This post was authored by Salvatore M. Capizzi, Dunham's Chief Sales & Marketing Officer. If you have questions concerning today's topic, please call us at (858) 964 - 0500. Hold us to higher standards.

The idea of charitable bunching may allow you to increase your tax savings by contributing multiple years of charitable deduction in one year.

The “super bunching” concept is aimed at tax years where you may have an unusual amount of taxable income that is not likely to reoccur in future years. In the event that this occurs, a charitably minded taxpayer would simply shift the timing of their deductible charitable expenses by bunching them together within the same tax year.

Using the Dunham Donor-Advised Fund, you can make multiple-year contributions into the fund, receive an immediate tax deduction, and then decide how and when your charitable gifts will be distributed over the course of many years. Those contributions can compound tax-free for years before being distributed to a specific charity. This can allow for more significant contributions in future years and leave a positive impact for your family to follow.

Use "Super Bunching" When Converting to a Roth IRA

Case Study

Mary, age 63, is retiring and has decided she will be active in a charitable organization she and her family are passionate about. She will donate her time and wealth to the group to make a more substantial impact during her retirement. She wants to donate $35,000 a year to this group.

Mary has done exceptionally well in her IRA and 401(K) accounts. In fact, her accountant is suggesting that Mary convert $500,000 of her rollover IRA to a Roth IRA. In his view, it would create a better tax situation when Required Minimum Distributions begin. He explained that she would leave a better-taxed asset to her child when they inherit the Roth IRA.

Her tax on the $500,000 Roth conversion will be 37% federal and a 7% state tax for a total of 44%. That would be a tax on the Roth conversion of $220,000.

Mary met with her financial advisor, and they decided on two strategies. They would use Qualified Charitable Distributions (QCD) when she turned 70 ½ for that portion not converted to a Roth IRA. Before she turned 70 1/2, they would use the concept of “super bunching” for the current tax year to offset the income tax of the Roth conversion.

Through “super bunching,” instead of donating $35,000 a year for the next seven years from her checking account until she turns 70 ½, where she would then use Qualified Charitable Distributions from her IRA, she would instead place $245,000 ($35,000 X 7= $245,000) in her Dunham Donor-Advised fund today. This would give her an immediate deduction and a tax savings of $107,800 - almost half of the taxes due!

For the next seven years, she will donate $35,000 from the Dunham Donor-Advised Fund to her charity while the amount remaining in the account compound tax-free, which can mean more contributions in future years. The concept of “super bunching” can be used anytime there is a year where you have a considerable amount of taxable income that is not likely to reoccur in future years.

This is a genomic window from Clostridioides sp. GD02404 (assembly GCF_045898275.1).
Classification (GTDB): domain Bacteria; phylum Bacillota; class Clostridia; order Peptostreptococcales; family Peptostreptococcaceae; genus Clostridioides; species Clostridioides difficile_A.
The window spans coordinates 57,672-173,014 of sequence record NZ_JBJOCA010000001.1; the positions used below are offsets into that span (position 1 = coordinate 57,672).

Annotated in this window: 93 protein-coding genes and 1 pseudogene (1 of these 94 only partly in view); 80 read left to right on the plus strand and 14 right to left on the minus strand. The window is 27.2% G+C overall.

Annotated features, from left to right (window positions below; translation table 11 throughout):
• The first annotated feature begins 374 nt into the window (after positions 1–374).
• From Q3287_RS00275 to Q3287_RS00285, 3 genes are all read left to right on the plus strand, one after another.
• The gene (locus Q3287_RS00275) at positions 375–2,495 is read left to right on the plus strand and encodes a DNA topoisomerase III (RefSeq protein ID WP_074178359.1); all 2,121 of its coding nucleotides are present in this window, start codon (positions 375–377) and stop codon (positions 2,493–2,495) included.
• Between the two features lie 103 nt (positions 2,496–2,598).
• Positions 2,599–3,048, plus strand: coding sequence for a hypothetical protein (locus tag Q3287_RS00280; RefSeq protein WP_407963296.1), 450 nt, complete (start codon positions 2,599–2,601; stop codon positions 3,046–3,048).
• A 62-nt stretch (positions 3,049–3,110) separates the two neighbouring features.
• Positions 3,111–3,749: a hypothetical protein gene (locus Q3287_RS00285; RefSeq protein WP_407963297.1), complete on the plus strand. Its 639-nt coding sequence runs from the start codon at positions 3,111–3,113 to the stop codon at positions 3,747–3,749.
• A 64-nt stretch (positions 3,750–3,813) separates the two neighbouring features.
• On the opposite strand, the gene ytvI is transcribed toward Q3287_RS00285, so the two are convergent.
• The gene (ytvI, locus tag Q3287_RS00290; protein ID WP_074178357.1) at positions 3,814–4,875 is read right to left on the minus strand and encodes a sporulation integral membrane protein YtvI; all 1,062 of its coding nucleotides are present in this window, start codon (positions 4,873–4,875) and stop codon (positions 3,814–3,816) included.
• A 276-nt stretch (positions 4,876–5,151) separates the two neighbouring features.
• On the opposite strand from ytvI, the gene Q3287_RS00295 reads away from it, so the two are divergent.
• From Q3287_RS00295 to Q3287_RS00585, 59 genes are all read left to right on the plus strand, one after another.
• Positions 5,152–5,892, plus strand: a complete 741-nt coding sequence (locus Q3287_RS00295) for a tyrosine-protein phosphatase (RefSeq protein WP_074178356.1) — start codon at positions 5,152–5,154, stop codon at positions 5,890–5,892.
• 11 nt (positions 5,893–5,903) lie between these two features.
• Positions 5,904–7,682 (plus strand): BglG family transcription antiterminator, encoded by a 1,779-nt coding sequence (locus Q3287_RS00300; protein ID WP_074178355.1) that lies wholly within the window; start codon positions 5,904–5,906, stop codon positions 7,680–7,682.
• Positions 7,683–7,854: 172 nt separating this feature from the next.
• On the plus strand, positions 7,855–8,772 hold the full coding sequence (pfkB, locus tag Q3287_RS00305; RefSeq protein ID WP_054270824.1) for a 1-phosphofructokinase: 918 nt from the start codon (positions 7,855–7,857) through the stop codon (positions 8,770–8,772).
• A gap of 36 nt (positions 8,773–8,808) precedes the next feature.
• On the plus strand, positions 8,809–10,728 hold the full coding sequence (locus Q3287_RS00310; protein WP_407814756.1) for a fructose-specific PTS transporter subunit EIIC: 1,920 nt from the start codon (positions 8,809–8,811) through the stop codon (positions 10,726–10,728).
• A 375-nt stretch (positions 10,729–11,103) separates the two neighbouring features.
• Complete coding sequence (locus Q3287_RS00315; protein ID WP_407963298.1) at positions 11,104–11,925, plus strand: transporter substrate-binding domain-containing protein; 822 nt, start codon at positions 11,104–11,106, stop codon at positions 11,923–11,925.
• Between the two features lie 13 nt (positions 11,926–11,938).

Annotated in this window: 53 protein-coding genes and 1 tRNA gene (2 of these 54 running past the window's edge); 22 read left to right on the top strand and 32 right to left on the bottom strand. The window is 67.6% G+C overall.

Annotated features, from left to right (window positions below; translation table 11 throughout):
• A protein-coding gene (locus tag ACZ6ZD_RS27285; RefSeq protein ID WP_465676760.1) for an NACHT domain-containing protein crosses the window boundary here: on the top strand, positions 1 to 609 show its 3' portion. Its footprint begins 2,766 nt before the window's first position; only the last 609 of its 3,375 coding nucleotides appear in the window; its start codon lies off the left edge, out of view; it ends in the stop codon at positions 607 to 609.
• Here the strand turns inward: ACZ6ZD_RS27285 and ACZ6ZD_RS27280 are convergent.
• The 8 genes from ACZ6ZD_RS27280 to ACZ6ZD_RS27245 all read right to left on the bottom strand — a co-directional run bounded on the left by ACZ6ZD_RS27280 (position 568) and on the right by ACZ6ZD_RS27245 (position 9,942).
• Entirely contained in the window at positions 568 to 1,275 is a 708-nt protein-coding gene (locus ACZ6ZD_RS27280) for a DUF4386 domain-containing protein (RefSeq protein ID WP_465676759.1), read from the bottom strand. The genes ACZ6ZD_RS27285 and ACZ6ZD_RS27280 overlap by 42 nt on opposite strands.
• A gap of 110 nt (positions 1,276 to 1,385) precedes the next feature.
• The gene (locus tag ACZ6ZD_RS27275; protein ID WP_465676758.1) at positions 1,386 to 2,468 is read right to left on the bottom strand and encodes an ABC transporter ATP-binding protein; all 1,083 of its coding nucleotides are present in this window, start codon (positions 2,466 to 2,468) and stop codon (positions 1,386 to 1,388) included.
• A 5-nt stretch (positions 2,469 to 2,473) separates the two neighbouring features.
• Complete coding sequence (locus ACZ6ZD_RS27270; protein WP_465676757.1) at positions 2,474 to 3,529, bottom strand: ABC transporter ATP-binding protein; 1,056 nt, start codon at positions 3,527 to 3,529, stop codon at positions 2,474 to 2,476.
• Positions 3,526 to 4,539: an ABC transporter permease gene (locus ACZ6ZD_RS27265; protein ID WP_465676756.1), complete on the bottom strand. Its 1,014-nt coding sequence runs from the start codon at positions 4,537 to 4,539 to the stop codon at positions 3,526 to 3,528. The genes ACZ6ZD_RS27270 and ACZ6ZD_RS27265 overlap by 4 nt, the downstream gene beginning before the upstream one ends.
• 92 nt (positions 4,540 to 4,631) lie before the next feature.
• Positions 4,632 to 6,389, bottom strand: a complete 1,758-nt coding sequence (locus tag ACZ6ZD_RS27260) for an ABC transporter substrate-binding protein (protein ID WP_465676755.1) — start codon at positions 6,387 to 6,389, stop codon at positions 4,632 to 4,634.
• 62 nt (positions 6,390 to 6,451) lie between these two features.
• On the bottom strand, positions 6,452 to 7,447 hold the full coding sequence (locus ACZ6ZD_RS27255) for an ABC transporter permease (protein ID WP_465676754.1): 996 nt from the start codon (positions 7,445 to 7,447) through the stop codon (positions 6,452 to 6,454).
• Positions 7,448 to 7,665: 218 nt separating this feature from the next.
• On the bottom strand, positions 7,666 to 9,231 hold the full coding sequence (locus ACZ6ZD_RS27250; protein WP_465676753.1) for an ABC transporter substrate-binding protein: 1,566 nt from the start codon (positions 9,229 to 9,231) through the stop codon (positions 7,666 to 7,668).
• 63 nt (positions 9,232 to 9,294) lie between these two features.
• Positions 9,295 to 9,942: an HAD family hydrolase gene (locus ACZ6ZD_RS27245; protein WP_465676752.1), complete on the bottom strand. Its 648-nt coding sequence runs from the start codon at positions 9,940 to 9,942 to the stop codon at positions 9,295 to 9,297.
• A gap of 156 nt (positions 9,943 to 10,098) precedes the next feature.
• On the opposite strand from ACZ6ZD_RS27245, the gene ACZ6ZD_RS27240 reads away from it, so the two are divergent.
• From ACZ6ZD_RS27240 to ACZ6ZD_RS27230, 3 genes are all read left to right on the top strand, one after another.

This can be due to unexpected income, the sale of a business, real estate, or any asset that has been highly appreciated.

To learn more, speak to your financial advisor. They will explain what options might be ideal for you and your family’s individual situation.

Find out how the Dunham Donor-Advised Fund can help you leave a positive impact for your family to follow.

More Information

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This communication is general in nature and provided for educational and informational purposes only. It should not be considered or relied upon as legal, tax or investment advice or an investment recommendation, or as a substitute for legal or tax counsel. Any investment products or services named herein are for illustrative purposes only, and should not be considered an offer to buy or sell, or an investment recommendation for, any specific security, strategy or investment product or service. Always consult a qualified professional or your own independent financial professional for personalized advice or investment recommendations tailored to your specific goals, individual situation, and risk tolerance.

Federal and state laws and regulations are complex and subject to change, which can materially impact your results. Charitable deductions at the federal level are available only if you itemize deductions. Rules and regulations regarding tax deductions for charitable giving vary at the state level, and laws of a specific state or laws relevant to a particular situation may affect the applicability, accuracy or completeness of the information provided. Dunham Associates & Investment Counsel, Inc. (“Dunham”) cannot guarantee that such information is accurate, complete or timely; and disclaims any liability arising out of your use of, or any tax position taken in reliance on, such information.  Always consult an attorney or tax professional regarding your specific legal or tax situation.

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Investors should carefully consider a fund’s investment goals, risks, sales charges and expenses before investing. The prospectus contains this and other information. Please read the prospectus carefully before investing or sending money.

A donor advised fund (“DAF”) is a separately identified account that is maintained and operated by a section 501(c)(3) organization, and is not a registered investment company.

The Dunham DAF is powered by University Impact (“UI”), a registered 501(c)(3) nonprofit in the United States who manages the charitable aspects of the Dunham DAF.

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